The Cypriot bailout plan now hits large savers with deposits over €100,000 and some bond-holders. After furious opposition it does not now raid the accounts of depositors holding less than €100,000. The problem is that people know the government and the EU had planned to raid them. And this applies to people outside Cyprus, people in other Eurozone countries seen to be at risk. The genie is out of the bottle, and people will never regard bank savings in quite the same way. They have a deposit guarantee, but if one country was prepared to renege on it, why not another? Larry Summers, former US Treasury Secretary, said what amounted to the same thing to the BBC.
He was critical of the way European leaders had managed the eurozone crisis, saying they had created uncertainty in people’s minds, particularly over Cyprus. Referring to the plan to tax all bank deposits, subsequently abandoned, he said: “A question has been lodged about what has previously been seen as absolute, the willingness to stand behind assured bank deposits.”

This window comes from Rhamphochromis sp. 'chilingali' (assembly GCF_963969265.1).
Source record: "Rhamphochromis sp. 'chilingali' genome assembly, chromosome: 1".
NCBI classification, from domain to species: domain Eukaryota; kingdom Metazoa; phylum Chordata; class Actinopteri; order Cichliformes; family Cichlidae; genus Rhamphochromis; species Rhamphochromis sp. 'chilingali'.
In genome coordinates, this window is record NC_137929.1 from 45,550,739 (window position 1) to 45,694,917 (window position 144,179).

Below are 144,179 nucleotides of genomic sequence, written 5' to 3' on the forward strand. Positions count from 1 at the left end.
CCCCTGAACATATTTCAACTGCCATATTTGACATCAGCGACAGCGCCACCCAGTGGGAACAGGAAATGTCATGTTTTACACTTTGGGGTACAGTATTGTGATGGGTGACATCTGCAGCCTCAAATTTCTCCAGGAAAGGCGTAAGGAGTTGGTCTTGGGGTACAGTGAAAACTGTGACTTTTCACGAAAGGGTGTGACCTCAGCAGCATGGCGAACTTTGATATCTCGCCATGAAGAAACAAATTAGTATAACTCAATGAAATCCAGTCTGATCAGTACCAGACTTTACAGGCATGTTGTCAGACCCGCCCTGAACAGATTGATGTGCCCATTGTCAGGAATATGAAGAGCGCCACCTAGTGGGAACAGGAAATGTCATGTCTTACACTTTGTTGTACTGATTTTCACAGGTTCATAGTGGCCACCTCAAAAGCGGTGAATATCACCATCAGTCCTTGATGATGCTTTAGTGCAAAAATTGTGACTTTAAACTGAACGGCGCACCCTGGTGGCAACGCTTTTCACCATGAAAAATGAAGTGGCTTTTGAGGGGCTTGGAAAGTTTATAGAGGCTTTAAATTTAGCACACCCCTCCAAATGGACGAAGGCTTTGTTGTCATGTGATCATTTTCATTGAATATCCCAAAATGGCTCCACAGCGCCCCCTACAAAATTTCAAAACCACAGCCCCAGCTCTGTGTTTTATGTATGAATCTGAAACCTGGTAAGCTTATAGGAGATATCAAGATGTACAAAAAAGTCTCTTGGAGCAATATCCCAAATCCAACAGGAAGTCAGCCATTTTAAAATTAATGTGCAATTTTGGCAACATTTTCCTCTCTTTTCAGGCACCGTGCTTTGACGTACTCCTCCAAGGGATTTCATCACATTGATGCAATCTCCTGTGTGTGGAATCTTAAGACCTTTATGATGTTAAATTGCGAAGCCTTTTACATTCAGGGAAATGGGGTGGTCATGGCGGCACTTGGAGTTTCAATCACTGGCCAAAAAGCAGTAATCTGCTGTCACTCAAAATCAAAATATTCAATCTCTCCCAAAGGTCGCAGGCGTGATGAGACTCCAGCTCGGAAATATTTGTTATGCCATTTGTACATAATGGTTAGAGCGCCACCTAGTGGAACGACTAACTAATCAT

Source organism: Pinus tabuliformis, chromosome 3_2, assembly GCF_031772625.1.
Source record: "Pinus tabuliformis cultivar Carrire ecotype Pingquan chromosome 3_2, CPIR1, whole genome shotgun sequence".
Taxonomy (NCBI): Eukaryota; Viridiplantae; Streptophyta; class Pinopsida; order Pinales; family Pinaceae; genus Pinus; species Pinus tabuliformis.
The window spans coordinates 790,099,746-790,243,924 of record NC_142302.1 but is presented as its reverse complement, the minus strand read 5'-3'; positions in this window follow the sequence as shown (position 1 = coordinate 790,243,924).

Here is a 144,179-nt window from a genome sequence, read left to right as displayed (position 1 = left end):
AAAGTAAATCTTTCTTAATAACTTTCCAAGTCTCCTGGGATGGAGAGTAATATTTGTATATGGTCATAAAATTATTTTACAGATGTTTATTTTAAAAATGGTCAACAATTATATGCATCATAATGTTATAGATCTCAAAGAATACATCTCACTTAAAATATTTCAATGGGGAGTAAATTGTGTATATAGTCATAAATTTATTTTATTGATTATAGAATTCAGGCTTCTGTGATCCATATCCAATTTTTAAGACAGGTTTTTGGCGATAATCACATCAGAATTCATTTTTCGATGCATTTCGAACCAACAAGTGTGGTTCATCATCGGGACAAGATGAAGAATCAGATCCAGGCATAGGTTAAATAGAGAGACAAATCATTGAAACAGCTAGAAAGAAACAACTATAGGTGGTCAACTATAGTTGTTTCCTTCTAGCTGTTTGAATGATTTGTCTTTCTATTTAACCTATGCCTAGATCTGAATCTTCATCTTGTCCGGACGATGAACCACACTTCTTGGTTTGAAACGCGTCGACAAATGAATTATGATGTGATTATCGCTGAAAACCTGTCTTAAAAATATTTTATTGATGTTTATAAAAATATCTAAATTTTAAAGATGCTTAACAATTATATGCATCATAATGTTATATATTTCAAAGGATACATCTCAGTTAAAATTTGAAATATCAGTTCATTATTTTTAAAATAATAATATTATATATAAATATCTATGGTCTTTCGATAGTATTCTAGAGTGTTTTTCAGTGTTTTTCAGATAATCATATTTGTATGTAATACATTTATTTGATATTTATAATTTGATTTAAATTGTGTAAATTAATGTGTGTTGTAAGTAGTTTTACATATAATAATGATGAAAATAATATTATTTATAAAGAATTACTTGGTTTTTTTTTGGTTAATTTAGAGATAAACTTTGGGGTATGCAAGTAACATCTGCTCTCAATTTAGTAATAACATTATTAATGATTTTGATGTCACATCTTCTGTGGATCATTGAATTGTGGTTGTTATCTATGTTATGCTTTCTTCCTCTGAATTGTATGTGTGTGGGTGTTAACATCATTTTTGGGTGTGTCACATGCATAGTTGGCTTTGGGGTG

Precisely. The genie is out of the bottle now, and it is not going back in. I fully expect depositors in several EU countries to start taking money out of bank accounts and putting it somewhere they think might be safer. I would not be surprised to see several banks suffer massive cash withdrawals. A saver with over €100,000 in a bank in Spain, Italy or Portugal would think it foolish to take the risk of confiscation. And while we’re on the subject, the ‘temporary’ capital controls in Cyprus effectively take the country out of the Eurozone, and are a very good reason for people not to put money into the country. This is by no means over.
Filed under: Updates |